Of course, the railroads quickly fought back. The first of the so-called 'Granger cases' reached the Supreme Court in _____________ when a Chicago grain-storage facility charged that the maximum rate was unconstitutional. In Munn v. Illinois, the U.S. Supreme Court ruled that when a business affected the public interest, the government had the right to regulate it. The Munn decision was a political triumph for farmers, but it wasn't to last. In 1886, Illinois's Granger law was overturned in the Wabash Case, which determined that the federal government - not states - had jurisdiction over interstate commerce. It was pretty obvious to farmers that they now needed legislation at the national level.
Their highest political agenda may have been currency reform. The nation had recently adopted the __________ _________________________, which stabilized the currency and encouraged investment. But it led to deflation; people in debt prefer inflation. Consider a farmer who is in debt $2,000. If he can earn $1 for each bushel of grain, then he needs to harvest and sell 2,000 bushels just to break even. But if inflation pushes the cost of grain higher - let's say to $2 a bushel - then he can pay off his debt with just half of the harvest.
Farmers suggested that the treasury print '________________________' (that's dollars that weren't backed by gold) to create inflation. Even though the 'Greenback Party' organized and ran a presidential candidate in 1876, '80 and '84, the nation wasn't ready for such a radical idea. But a related idea did catch on. The treasury could reinstate the use of silver as well as gold to back dollars, and, therefore, increase the money supply. This platform was advanced by a new political party, the ______________________ (sometimes also called the People's Party).
Since the end of President Grant's term in 1877, politicians hadn't attempted to pass much significant federal legislation beyond civil service reform. The Populist Party changed that. In addition to the free coinage of __________________, the Populists proposed several economic and democratic reforms. Among other ideas, they demanded a graduated __________________________________ (keep in mind that there was no income tax at the time; this would have replaced property taxes, which hit farmers the hardest and shifted the tax burden to big business), ________________________________ ownership of railroads and telegraph lines, the abolition of _____________________________banks and lowering protective tariffs for manufacturing.
They also called for a one-term limit for the presidency (at the time, there was no limit), the direct, popular election of senators (at the time, they were selected by each state's legislature), recalls on public officials and secret ballots. While they didn’t pass at the time, these would be major points of political interest in the 20th century.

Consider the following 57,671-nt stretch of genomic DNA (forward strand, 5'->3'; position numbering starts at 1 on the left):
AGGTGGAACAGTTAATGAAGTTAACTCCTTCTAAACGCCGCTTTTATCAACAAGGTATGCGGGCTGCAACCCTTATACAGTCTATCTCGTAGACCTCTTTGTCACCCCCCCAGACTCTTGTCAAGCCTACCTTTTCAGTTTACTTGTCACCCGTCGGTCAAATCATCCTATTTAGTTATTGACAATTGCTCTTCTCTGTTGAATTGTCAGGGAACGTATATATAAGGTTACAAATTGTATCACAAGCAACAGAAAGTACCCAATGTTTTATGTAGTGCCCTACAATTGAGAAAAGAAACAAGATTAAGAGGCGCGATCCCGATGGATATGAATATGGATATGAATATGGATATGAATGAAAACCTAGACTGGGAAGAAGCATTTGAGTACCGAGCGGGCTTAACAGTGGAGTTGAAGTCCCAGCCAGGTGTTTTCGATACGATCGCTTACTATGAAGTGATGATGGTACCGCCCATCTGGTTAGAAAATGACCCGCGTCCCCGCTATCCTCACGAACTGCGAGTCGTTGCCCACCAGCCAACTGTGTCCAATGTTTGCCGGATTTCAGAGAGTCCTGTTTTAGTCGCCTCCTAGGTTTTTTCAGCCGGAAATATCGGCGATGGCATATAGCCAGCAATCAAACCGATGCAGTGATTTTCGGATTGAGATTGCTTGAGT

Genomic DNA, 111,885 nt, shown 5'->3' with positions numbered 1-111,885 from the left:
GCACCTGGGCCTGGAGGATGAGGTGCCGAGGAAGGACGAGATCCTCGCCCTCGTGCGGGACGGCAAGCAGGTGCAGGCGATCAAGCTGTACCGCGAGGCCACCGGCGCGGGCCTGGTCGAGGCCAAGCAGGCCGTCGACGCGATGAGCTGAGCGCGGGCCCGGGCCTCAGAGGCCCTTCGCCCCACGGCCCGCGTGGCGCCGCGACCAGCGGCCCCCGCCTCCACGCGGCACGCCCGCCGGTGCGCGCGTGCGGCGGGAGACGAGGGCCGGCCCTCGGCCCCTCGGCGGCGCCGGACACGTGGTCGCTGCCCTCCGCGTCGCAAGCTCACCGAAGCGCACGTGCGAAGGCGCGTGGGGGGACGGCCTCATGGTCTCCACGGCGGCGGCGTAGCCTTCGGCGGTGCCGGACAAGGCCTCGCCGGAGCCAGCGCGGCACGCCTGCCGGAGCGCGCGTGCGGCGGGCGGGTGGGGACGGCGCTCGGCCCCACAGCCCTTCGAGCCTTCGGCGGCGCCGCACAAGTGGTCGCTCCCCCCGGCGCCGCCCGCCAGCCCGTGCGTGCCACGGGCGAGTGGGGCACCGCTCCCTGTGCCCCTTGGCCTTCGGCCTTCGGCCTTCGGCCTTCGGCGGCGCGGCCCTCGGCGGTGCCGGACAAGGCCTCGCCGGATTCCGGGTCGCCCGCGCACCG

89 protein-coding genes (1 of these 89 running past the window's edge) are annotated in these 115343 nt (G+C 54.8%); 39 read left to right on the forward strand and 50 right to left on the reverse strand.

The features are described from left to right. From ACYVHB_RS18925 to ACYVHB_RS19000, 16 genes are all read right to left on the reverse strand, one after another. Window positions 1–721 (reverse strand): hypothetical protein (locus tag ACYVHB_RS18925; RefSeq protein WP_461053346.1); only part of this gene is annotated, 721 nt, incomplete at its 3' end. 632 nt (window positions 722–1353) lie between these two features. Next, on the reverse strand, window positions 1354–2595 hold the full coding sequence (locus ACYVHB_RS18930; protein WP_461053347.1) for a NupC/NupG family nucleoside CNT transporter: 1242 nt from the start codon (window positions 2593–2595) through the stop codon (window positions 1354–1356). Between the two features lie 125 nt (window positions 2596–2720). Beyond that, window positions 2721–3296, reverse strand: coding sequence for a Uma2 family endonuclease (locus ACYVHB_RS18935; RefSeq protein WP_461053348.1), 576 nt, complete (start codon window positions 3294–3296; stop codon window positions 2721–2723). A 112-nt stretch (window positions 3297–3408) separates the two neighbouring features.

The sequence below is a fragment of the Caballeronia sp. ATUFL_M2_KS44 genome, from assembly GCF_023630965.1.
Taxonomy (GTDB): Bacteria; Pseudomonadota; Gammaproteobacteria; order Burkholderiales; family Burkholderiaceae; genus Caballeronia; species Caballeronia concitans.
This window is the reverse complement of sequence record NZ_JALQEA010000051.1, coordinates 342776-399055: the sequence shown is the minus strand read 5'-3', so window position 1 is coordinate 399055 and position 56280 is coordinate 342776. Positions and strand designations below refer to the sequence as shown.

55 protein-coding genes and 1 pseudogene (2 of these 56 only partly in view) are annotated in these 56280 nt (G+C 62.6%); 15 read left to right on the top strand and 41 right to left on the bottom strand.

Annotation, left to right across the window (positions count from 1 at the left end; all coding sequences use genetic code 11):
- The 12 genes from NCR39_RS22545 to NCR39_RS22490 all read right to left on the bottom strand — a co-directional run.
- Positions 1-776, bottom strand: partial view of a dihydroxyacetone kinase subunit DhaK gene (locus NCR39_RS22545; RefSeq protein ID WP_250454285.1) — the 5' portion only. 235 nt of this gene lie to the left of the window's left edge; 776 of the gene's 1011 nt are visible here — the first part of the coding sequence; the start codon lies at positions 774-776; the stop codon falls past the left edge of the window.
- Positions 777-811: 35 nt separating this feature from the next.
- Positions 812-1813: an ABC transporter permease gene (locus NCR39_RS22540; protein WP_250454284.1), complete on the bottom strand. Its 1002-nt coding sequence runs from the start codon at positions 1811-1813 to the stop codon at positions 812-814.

The Populists ran James Weaver as their presidential candidate in 1892. Weaver garnered more than 8% of the vote, forcing the other parties and the nation to pay attention. Their campaign downplayed international markets and economic realities and focused instead on a 'conspiracy' of Eastern financial interests that sought to replace America's ______________________ tradition with an ____________________ future. With such a specific target, the Populists drew in more support (including many non-agricultural workers) during an economic _____________________________ that hit the next year from people who could all identify with the farmers' victimization by “Big Money.” As the 1896 presidential election loomed, the Populists forced the other political parties into high gear.
Most Populists had defected from the ________________________ Party. In response, the Democratic candidate for the 1896 election, William Jennings Bryan, adopted some of the Populist Party's goals to win them back. At the national convention, Bryan delivered his famous ___________________________________ speech, in which he condemned the gold standard, saying, 'You shall not press down upon the brow of labor this crown of thorns; you shall not crucify mankind upon a cross of gold.' This ringing endorsement for free silver appealed to both farmers and the urban working class. Bryan's speech was a stroke of political genius. A few days after the Democrats nominated him for president, the Populist Party nominated him, too.
The decision was actually the beginning of the end for the Populists. They lost their political identity and were absorbed by the Democrats, who would never endorse their entire platform. Bryan lost the 1896 election, and the newly elected William __________________________ (a Republican) committed the nation firmly to the gold standard and continued policies that favored economic growth through industry.
However, inflation was achieved anyway after gold was discovered in the Yukon, and bad harvests in Europe expanded overseas markets and drove up food prices. The _______________________________ would soon advance many of the policies originally endorsed by the Populists. Incidentally, the Grange reverted to its role as a social support network and exists to this day.